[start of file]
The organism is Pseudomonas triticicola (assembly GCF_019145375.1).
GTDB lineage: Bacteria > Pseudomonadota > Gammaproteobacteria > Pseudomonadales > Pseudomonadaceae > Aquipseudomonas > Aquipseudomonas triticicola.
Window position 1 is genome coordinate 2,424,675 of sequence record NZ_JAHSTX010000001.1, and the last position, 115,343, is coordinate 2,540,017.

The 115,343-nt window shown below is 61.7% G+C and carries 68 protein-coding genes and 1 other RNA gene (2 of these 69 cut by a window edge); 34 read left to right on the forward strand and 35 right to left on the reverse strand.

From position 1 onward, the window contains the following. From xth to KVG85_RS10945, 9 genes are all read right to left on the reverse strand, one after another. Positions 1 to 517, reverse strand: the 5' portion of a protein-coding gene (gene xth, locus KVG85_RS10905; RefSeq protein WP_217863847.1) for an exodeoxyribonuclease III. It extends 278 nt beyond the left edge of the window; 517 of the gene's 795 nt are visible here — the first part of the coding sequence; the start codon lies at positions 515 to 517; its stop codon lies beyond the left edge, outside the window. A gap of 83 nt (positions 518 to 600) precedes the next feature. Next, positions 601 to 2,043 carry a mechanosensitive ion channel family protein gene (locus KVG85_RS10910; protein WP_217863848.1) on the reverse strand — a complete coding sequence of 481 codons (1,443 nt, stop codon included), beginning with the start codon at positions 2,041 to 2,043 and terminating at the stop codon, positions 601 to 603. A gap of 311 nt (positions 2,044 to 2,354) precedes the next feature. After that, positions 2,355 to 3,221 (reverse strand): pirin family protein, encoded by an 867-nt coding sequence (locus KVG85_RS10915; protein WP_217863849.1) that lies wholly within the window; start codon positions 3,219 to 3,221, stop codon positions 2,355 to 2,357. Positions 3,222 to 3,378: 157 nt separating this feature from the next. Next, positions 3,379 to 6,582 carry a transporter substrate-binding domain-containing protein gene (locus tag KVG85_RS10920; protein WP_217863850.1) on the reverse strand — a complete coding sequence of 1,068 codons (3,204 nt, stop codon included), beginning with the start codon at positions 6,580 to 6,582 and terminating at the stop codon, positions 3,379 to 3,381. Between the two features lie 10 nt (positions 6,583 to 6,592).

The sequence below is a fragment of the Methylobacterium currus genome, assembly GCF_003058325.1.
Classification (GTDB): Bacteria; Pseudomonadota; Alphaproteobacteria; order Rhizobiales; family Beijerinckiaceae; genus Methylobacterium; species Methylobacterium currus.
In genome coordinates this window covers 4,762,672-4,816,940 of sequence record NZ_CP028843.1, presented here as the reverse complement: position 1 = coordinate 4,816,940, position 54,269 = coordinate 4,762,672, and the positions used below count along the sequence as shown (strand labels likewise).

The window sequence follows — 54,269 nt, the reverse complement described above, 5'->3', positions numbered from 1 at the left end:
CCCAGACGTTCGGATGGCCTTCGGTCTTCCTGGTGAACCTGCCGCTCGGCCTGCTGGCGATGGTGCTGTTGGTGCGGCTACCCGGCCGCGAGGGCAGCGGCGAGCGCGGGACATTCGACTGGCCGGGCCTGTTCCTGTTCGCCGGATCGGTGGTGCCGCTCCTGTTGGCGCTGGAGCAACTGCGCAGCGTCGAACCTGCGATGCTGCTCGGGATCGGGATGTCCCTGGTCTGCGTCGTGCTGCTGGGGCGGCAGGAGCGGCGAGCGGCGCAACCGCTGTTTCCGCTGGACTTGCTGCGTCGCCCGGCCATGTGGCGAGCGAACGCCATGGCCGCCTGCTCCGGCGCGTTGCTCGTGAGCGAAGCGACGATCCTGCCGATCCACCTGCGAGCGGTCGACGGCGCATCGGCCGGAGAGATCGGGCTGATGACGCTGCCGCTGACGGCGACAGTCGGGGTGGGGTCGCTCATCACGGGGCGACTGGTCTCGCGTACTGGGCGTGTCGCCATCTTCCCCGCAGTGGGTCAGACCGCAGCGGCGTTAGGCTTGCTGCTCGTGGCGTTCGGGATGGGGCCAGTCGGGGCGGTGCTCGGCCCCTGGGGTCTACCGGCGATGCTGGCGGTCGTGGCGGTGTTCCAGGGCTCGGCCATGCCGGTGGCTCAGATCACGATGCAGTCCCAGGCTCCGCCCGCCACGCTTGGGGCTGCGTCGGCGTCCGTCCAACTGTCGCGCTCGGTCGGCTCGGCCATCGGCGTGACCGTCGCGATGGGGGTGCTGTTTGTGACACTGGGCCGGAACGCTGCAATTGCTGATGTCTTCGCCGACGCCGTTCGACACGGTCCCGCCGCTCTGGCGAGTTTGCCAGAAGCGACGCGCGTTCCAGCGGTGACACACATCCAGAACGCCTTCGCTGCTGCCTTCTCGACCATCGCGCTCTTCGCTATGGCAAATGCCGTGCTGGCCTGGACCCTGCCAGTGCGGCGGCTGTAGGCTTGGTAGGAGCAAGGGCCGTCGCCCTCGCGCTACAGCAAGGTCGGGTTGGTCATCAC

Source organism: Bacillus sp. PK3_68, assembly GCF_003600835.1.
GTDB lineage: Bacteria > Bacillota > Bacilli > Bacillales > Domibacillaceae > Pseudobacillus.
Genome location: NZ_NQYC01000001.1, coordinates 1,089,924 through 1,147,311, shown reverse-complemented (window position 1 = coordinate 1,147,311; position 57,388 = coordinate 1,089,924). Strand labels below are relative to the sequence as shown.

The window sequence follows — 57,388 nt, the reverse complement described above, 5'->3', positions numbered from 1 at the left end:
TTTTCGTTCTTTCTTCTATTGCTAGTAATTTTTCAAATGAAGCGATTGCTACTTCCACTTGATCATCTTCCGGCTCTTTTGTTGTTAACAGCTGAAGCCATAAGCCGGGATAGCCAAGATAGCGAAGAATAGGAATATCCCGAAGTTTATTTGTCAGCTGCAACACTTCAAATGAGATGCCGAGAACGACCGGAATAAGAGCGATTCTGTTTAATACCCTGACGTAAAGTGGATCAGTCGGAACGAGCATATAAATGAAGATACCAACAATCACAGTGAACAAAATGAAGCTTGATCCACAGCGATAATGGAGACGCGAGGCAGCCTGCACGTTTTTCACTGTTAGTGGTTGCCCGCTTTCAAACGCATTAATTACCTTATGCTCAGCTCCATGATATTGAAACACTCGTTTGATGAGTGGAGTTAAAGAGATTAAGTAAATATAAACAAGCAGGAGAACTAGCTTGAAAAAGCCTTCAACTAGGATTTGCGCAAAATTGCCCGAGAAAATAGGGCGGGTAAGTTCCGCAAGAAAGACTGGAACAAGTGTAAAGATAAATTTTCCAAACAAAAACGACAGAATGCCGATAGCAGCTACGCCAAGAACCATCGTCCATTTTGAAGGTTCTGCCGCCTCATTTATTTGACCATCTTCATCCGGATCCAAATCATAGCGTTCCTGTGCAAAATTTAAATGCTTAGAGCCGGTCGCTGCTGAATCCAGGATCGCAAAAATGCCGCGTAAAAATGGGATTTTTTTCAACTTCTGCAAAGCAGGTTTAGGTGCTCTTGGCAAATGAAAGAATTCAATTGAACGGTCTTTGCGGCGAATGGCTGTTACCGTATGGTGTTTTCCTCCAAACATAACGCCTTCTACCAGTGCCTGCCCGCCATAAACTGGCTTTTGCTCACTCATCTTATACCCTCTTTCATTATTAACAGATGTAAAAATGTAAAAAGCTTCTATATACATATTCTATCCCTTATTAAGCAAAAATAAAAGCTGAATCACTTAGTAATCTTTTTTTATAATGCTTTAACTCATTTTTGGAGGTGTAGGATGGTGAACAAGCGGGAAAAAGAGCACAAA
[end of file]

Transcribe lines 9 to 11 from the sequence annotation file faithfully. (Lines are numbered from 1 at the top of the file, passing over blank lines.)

The window sequence follows — 54,269 nt, the reverse complement described above, 5'->3', positions numbered from 1 at the left end:
CCCAGACGTTCGGATGGCCTTCGGTCTTCCTGGTGAACCTGCCGCTCGGCCTGCTGGCGATGGTGCTGTTGGTGCGGCTACCCGGCCGCGAGGGCAGCGGCGAGCGCGGGACATTCGACTGGCCGGGCCTGTTCCTGTTCGCCGGATCGGTGGTGCCGCTCCTGTTGGCGCTGGAGCAACTGCGCAGCGTCGAACCTGCGATGCTGCTCGGGATCGGGATGTCCCTGGTCTGCGTCGTGCTGCTGGGGCGGCAGGAGCGGCGAGCGGCGCAACCGCTGTTTCCGCTGGACTTGCTGCGTCGCCCGGCCATGTGGCGAGCGAACGCCATGGCCGCCTGCTCCGGCGCGTTGCTCGTGAGCGAAGCGACGATCCTGCCGATCCACCTGCGAGCGGTCGACGGCGCATCGGCCGGAGAGATCGGGCTGATGACGCTGCCGCTGACGGCGACAGTCGGGGTGGGGTCGCTCATCACGGGGCGACTGGTCTCGCGTACTGGGCGTGTCGCCATCTTCCCCGCAGTGGGTCAGACCGCAGCGGCGTTAGGCTTGCTGCTCGTGGCGTTCGGGATGGGGCCAGTCGGGGCGGTGCTCGGCCCCTGGGGTCTACCGGCGATGCTGGCGGTCGTGGCGGTGTTCCAGGGCTCGGCCATGCCGGTGGCTCAGATCACGATGCAGTCCCAGGCTCCGCCCGCCACGCTTGGGGCTGCGTCGGCGTCCGTCCAACTGTCGCGCTCGGTCGGCTCGGCCATCGGCGTGACCGTCGCGATGGGGGTGCTGTTTGTGACACTGGGCCGGAACGCTGCAATTGCTGATGTCTTCGCCGACGCCGTTCGACACGGTCCCGCCGCTCTGGCGAGTTTGCCAGAAGCGACGCGCGTTCCAGCGGTGACACACATCCAGAACGCCTTCGCTGCTGCCTTCTCGACCATCGCGCTCTTCGCTATGGCAAATGCCGTGCTGGCCTGGACCCTGCCAGTGCGGCGGCTGTAGGCTTGGTAGGAGCAAGGGCCGTCGCCCTCGCGCTACAGCAAGGTCGGGTTGGTCATCAC

Source organism: Bacillus sp. PK3_68, assembly GCF_003600835.1.